Au’s is a book of deceptive simplicity, weaving profound questions of identity and ontology into the fabric of quotidian banality...What matters, the novel reassures us, is constantly imbricated with the everyday, just as alienation and tender care can coexist in the same moment. — Claire Messud - Harper’s
Quiet and crisp like a clear winter morning...a world of melancholy and dissolving identity. — Shane Anderson - 032c
Jessica Au’s slim, spectral novel Cold Enough for Snow...deftly uses stream of consciousness to explore the legacy of inherited family traits and the difficulty of breaking away.
— Tobias Grey - The New York Times
Au’s novel is perhaps most masterly in the way it evokes our dissociation from desire—our own and other people’s...we can sense it in the soft, patient warmth of Au’s prose, which sometimes feels attuned to truths just out of the narrator’s reach. — Peter C. Baker - The New Yorker
One of the novella’s neat turns lies in how precisely and matter-of-factly it narrates events that are – as we come to realize – anything but. Au is fascinated by the question of knowledge, especially the knowledge shared – or not – between two people. — Declan Fry - The Sydney Morning Herald
Au’s calm, unrelenting focus would be hard to take over a longer book – but this novella is graceful and precise. Like the narrator fine-tuning the aperture on her Nikon camera, Au seems to say, we have to choose our scale, what we pay attention to. — Imogen Dewey - The Guardian
Au captures the particular dynamic between adult children and their parents with complexity, allowing for moments of recognition as well as estrangement, frustration as well as tenderness. Although we often conflate being loved and being understood, perhaps an essential part of being close to someone is accepting the ways in which they’ll always be a mystery. Cold Enough for Snow reveals that there are other kinds of love that can hold space for silence, and privacy.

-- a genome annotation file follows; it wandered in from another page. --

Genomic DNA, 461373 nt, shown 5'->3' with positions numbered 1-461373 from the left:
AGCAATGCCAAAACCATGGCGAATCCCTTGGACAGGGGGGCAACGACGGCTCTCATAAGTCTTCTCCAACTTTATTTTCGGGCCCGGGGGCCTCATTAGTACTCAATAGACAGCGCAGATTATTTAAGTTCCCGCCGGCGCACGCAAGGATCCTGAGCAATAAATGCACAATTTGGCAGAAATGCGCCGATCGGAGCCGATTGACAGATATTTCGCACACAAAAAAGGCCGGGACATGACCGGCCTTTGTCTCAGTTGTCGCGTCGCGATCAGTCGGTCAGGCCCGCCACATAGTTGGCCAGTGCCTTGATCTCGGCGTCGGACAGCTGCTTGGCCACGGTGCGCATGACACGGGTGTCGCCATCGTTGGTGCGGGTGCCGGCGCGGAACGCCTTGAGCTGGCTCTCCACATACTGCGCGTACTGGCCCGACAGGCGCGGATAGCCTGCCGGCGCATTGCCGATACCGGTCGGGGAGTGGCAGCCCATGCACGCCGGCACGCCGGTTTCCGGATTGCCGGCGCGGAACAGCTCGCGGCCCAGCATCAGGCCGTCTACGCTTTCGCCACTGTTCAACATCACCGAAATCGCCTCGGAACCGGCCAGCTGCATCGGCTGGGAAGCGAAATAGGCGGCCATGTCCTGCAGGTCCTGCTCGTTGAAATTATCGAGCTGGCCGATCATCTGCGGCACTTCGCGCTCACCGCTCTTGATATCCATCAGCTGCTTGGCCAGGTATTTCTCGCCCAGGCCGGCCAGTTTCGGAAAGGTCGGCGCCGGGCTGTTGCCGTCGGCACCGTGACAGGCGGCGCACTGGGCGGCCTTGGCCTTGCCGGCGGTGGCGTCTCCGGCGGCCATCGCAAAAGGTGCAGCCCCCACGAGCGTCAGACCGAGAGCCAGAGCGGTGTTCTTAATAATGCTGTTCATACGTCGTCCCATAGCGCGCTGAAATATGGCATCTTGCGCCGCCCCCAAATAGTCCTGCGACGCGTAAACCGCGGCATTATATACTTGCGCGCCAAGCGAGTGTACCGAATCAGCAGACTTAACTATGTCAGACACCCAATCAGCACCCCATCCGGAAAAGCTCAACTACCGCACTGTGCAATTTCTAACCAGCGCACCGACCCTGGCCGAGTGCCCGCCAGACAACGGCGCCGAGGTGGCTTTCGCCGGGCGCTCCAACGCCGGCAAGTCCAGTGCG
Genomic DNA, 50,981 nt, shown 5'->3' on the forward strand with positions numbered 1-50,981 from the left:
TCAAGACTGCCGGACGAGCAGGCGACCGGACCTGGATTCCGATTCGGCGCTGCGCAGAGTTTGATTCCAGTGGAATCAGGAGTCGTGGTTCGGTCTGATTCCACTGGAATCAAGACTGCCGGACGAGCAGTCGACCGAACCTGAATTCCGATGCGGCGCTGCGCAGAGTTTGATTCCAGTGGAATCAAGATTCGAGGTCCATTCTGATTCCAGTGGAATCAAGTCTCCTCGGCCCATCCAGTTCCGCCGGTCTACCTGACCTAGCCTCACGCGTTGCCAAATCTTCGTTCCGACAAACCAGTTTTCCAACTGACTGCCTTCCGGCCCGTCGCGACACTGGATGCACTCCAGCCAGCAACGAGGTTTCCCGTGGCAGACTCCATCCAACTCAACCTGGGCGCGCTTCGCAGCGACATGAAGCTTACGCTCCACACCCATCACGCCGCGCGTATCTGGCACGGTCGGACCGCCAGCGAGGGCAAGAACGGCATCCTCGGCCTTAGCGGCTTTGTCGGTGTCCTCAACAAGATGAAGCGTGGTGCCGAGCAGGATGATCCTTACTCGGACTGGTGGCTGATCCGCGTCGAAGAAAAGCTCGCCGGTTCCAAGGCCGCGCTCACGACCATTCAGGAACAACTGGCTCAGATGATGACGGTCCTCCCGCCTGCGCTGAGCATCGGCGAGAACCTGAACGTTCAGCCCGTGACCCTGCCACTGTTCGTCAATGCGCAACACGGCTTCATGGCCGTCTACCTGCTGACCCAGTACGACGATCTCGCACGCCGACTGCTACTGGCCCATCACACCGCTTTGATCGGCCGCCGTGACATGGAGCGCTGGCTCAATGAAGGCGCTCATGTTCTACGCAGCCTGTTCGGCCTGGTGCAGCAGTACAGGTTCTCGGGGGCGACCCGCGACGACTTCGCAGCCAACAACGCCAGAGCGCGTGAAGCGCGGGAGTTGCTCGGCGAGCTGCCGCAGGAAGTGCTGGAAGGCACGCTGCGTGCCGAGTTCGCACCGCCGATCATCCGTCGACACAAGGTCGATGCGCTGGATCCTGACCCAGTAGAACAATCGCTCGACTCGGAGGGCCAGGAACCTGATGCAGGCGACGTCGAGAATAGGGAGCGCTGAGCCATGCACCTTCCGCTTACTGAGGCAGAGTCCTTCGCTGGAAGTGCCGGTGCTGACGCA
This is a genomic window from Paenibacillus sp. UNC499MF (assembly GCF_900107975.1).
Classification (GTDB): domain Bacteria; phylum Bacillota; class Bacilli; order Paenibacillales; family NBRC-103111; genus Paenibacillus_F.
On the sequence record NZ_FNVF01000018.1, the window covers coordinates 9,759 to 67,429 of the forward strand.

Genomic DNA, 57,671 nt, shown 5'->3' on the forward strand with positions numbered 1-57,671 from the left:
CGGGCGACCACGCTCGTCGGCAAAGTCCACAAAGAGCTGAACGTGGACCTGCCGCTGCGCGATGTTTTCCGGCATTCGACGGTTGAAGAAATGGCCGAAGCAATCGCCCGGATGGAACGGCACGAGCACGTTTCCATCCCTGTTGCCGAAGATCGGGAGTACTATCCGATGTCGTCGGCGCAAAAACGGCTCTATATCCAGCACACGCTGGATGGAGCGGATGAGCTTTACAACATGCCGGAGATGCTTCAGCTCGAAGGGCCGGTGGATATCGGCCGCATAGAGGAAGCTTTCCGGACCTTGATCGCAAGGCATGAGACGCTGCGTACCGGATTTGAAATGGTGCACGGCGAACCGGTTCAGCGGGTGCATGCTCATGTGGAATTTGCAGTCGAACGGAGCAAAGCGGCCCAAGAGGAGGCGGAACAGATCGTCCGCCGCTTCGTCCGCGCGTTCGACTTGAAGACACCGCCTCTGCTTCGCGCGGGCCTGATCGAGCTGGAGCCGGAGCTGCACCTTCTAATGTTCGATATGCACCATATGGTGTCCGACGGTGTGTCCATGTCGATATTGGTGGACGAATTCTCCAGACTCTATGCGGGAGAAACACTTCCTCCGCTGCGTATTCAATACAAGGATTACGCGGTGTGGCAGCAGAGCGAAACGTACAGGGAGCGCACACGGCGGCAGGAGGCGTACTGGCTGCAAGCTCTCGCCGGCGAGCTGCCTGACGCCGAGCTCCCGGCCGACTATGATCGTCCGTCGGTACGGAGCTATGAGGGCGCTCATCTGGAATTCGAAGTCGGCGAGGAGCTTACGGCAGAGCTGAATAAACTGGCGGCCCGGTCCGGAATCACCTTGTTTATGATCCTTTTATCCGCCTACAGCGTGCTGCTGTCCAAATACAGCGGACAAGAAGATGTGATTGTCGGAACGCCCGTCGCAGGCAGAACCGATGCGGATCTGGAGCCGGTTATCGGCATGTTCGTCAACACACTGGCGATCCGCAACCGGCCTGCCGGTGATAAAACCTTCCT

— Madelaine Lucas - Bomb
Full of musings about art, memory, relationships and the human condition, Cold Enough for Snow is in some ways a writer’s book, a pleasure to read as much for insight as for beautiful prose.
— Florentyna Low - Japan Times
A powerful novel about the relationship between a mother and daughter, and the ways that geography, language, art, travel and migration can change the ways we see ourselves....a hazy, dream-like mirage, in which characters, emotions and intentions are ever-so-slightly out of reach. — Frieze
Cold Enough for Snow is defined by its small scale, driven by the details of life in its absolute present moment. Au’s flashbacks are more concerned with the patterns on bowls, the texture of fabrics, or the light through a “canopy of leaves,” than the sequence of events. Her language comes from a different logic of attention: One that skims along the textures of life, floating from one association to another; she finds connections not in historical causation, but in the way walking home after a swim recalls the same feeling as looking at Impressionist paintings. And if the narrator doesn’t succeed in bonding with her mother, Au succeeds in connecting to the reader with her subtle language and elegant way of looking.